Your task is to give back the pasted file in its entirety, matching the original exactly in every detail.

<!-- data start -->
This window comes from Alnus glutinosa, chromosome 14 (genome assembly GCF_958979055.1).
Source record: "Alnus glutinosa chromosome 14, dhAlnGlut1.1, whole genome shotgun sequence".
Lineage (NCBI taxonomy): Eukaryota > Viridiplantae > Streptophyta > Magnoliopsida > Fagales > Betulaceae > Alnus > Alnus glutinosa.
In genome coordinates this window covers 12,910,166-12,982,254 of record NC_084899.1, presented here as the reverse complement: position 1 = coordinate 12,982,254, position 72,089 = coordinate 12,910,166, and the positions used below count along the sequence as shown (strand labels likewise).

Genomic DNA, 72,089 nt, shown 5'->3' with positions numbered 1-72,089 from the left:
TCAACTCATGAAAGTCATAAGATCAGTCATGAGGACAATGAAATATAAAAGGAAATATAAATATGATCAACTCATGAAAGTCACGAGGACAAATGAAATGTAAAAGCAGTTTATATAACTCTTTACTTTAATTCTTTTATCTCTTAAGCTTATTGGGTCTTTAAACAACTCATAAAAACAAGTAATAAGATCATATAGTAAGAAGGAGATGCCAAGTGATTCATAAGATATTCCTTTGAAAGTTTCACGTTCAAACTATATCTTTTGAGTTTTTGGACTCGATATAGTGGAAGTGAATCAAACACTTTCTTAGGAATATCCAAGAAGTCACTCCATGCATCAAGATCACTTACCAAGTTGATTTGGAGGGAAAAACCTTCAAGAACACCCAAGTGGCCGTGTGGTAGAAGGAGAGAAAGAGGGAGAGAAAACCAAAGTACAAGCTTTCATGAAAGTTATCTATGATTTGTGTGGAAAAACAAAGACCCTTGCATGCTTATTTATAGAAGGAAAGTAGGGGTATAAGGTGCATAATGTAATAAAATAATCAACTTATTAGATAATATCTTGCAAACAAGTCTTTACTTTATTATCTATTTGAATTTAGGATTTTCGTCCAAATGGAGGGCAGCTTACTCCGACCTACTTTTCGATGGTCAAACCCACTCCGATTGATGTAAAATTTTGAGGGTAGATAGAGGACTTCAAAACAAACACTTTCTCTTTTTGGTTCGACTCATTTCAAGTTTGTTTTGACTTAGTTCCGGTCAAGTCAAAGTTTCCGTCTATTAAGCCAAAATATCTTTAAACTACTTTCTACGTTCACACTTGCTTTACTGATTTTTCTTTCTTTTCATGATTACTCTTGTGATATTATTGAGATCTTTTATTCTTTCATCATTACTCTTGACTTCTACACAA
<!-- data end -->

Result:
This window comes from Alnus glutinosa, chromosome 14 (genome assembly GCF_958979055.1).
Source record: "Alnus glutinosa chromosome 14, dhAlnGlut1.1, whole genome shotgun sequence".
Lineage (NCBI taxonomy): Eukaryota > Viridiplantae > Streptophyta > Magnoliopsida > Fagales > Betulaceae > Alnus > Alnus glutinosa.
In genome coordinates this window covers 12,910,166-12,982,254 of record NC_084899.1, presented here as the reverse complement: position 1 = coordinate 12,982,254, position 72,089 = coordinate 12,910,166, and the positions used below count along the sequence as shown (strand labels likewise).

Genomic DNA, 72,089 nt, shown 5'->3' with positions numbered 1-72,089 from the left:
TCAACTCATGAAAGTCATAAGATCAGTCATGAGGACAATGAAATATAAAAGGAAATATAAATATGATCAACTCATGAAAGTCACGAGGACAAATGAAATGTAAAAGCAGTTTATATAACTCTTTACTTTAATTCTTTTATCTCTTAAGCTTATTGGGTCTTTAAACAACTCATAAAAACAAGTAATAAGATCATATAGTAAGAAGGAGATGCCAAGTGATTCATAAGATATTCCTTTGAAAGTTTCACGTTCAAACTATATCTTTTGAGTTTTTGGACTCGATATAGTGGAAGTGAATCAAACACTTTCTTAGGAATATCCAAGAAGTCACTCCATGCATCAAGATCACTTACCAAGTTGATTTGGAGGGAAAAACCTTCAAGAACACCCAAGTGGCCGTGTGGTAGAAGGAGAGAAAGAGGGAGAGAAAACCAAAGTACAAGCTTTCATGAAAGTTATCTATGATTTGTGTGGAAAAACAAAGACCCTTGCATGCTTATTTATAGAAGGAAAGTAGGGGTATAAGGTGCATAATGTAATAAAATAATCAACTTATTAGATAATATCTTGCAAACAAGTCTTTACTTTATTATCTATTTGAATTTAGGATTTTCGTCCAAATGGAGGGCAGCTTACTCCGACCTACTTTTCGATGGTCAAACCCACTCCGATTGATGTAAAATTTTGAGGGTAGATAGAGGACTTCAAAACAAACACTTTCTCTTTTTGGTTCGACTCATTTCAAGTTTGTTTTGACTTAGTTCCGGTCAAGTCAAAGTTTCCGTCTATTAAGCCAAAATATCTTTAAACTACTTTCTACGTTCACACTTGCTTTACTGATTTTTCTTTCTTTTCATGATTACTCTTGTGATATTATTGAGATCTTTTATTCTTTCATCATTACTCTTGACTTCTACACAA